Joseph of Arimathea

Joseph of Arimathea, a respected member of the council, who was also himself looking for the kingdom of God, took courage and went to Pilate, and asked for the body of Jesus. (Mk 15.43)

Yesterday while praying with Heather on Daisy Hill (though there's more coneflowers there than daisies), I noticed Mark's description of Joseph of Arimathea. All the gospels speak of him (Mk 15.43-46; Mt 27.57-60; Lk 23.50-53; Jn 19.38-42). And he's an interesting character.

Matthew calls him a rich man, and a disciple of Jesus. Luke says he was a member of the council and "a good and righteous man." And I've heard people commend him as an example of how wealthy and politically powerful followers of Jesus ought to be.

I agree. Joseph appears in Jesus' story at the point when he is stepping out of the shadows and beginning to really follow Jesus. John says that Joseph had been a disciple "secretly, for fear of the Jews," and associates him with Nicodemus, another man of position who sought Jesus secretly. Not the best way to be a disciple. But here both Joseph and Nicodemus step up publicly in support of Jesus (even if it is to bury him).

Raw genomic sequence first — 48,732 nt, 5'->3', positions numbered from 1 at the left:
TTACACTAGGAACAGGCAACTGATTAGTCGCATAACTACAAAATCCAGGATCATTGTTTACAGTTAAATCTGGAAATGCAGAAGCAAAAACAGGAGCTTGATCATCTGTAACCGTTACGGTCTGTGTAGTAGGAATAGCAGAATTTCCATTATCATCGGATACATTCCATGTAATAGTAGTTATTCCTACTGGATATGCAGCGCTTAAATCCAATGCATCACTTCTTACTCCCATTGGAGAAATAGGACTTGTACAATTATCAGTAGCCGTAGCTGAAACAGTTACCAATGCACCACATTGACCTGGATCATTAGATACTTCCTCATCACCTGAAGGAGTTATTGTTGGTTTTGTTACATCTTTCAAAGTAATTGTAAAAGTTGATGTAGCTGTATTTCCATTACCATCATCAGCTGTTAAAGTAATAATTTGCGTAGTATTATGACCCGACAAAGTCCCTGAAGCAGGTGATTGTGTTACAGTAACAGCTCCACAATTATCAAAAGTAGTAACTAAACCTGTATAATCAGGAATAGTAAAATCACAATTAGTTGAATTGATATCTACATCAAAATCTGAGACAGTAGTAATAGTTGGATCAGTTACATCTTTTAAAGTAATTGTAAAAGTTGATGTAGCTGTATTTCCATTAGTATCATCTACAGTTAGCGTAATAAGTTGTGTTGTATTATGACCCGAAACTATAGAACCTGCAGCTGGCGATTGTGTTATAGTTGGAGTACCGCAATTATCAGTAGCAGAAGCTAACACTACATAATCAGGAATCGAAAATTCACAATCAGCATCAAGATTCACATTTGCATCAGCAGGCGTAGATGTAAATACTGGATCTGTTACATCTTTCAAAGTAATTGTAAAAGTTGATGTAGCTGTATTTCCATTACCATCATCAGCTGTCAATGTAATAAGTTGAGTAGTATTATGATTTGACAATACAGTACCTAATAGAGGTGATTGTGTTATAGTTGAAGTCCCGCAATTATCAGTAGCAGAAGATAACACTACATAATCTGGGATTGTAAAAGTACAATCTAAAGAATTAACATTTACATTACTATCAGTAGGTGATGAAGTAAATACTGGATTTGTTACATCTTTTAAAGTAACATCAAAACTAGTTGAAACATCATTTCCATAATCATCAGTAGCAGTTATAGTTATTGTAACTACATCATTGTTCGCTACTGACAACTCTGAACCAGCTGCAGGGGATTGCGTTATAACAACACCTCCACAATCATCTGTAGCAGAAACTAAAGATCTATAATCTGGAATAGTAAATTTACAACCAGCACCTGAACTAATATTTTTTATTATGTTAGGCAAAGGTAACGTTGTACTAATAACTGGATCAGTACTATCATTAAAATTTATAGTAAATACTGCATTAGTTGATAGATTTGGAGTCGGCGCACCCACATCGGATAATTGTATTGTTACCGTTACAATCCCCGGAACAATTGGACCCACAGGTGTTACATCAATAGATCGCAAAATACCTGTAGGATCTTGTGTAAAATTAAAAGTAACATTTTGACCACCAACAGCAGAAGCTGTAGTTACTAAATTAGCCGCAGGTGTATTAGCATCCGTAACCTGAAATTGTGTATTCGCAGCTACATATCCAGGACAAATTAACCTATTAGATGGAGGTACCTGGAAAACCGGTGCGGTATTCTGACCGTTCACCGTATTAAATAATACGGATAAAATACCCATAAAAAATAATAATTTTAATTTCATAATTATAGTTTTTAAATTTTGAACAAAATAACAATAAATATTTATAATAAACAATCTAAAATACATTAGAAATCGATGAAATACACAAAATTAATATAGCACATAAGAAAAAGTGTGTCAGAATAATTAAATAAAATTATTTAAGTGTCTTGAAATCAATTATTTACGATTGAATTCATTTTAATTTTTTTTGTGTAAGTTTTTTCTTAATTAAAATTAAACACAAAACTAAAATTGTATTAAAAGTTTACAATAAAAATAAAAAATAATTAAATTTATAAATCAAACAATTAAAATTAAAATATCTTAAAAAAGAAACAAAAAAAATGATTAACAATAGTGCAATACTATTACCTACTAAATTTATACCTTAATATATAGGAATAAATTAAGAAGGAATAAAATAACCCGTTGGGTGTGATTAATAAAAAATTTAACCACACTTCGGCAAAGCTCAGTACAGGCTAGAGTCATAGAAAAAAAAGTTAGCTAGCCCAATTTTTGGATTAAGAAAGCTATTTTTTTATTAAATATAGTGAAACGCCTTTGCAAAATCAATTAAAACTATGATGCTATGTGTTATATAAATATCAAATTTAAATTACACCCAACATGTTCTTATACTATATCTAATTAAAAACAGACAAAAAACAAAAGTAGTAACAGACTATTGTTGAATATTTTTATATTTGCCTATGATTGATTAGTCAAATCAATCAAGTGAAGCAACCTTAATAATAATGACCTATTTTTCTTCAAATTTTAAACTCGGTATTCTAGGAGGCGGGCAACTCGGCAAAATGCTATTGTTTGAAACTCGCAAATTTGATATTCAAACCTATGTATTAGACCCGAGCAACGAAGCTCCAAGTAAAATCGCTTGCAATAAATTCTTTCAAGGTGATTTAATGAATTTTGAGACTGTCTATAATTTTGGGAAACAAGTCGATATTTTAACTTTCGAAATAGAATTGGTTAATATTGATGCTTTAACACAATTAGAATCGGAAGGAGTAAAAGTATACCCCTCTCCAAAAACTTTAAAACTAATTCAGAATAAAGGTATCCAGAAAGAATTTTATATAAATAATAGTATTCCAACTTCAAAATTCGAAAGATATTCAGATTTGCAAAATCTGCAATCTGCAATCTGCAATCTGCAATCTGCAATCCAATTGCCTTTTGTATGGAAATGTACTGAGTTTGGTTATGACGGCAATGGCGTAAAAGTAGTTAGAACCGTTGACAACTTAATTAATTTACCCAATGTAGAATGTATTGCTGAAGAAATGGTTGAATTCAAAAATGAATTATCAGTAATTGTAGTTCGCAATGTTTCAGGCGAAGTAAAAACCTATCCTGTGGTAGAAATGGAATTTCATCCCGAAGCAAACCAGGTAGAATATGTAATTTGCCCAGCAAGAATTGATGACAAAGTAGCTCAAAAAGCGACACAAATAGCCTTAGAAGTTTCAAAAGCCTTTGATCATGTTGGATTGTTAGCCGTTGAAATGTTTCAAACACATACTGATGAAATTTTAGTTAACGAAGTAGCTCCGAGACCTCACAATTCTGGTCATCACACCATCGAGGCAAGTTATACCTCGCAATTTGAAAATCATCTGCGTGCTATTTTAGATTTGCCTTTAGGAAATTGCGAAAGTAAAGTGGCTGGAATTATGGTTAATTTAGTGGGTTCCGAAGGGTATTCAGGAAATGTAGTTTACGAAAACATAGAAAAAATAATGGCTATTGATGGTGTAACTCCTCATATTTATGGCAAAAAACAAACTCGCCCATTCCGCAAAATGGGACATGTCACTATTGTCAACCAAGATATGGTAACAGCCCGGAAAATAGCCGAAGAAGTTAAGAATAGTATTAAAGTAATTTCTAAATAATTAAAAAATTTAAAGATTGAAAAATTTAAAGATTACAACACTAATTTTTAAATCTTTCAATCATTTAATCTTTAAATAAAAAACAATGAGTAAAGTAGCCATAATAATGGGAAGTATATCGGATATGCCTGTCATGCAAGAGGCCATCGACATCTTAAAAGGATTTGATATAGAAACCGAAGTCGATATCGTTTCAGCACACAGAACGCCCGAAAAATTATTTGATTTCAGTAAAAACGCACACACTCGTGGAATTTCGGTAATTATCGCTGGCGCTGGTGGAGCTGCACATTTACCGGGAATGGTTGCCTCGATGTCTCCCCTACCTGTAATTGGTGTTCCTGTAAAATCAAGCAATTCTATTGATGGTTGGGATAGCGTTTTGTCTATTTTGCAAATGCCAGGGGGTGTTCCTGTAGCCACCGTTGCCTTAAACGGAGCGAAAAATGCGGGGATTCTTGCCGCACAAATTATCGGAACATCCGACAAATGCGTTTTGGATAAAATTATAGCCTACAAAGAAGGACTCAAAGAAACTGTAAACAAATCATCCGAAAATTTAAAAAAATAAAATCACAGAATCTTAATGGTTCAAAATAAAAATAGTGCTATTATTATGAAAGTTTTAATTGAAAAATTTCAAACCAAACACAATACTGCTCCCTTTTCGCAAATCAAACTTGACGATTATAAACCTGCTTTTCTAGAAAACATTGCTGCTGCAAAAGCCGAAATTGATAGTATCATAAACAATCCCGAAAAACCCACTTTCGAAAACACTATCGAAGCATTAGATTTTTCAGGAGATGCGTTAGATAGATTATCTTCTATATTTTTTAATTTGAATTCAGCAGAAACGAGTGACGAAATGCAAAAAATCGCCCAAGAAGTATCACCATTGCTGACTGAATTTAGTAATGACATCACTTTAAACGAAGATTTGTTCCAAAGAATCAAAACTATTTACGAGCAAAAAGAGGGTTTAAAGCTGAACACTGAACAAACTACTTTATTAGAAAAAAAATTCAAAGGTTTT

I wondered about Joseph being "a respected member of the council"--the same council that condemned Jesus. Even if he "had not consented to their purpose and deed," as Luke says, it is no honor to be respected by those who sent Jesus to his death. Did Joseph continue as a member after this? We don't know. But I imagine he was not so well respected after laying Jesus, a condemned blasphemer, in his own new tomb.

This was a generous gift, to be commended. In his wealth, Joseph was far from Jesus' own example, far from "sell all, give to the poor, and follow me." But in this act he did give away something, at a great risk. This was definitely a step in the right direction. And if he continued acting this generously, he wouldn't continue to be a wealthy man for long.

Mark said Joseph was "looking for the kingdom of God." As he stepped out of the shadows and out of his fears, away from his wealth and the respect of the powerful, he may have begun to actually see it.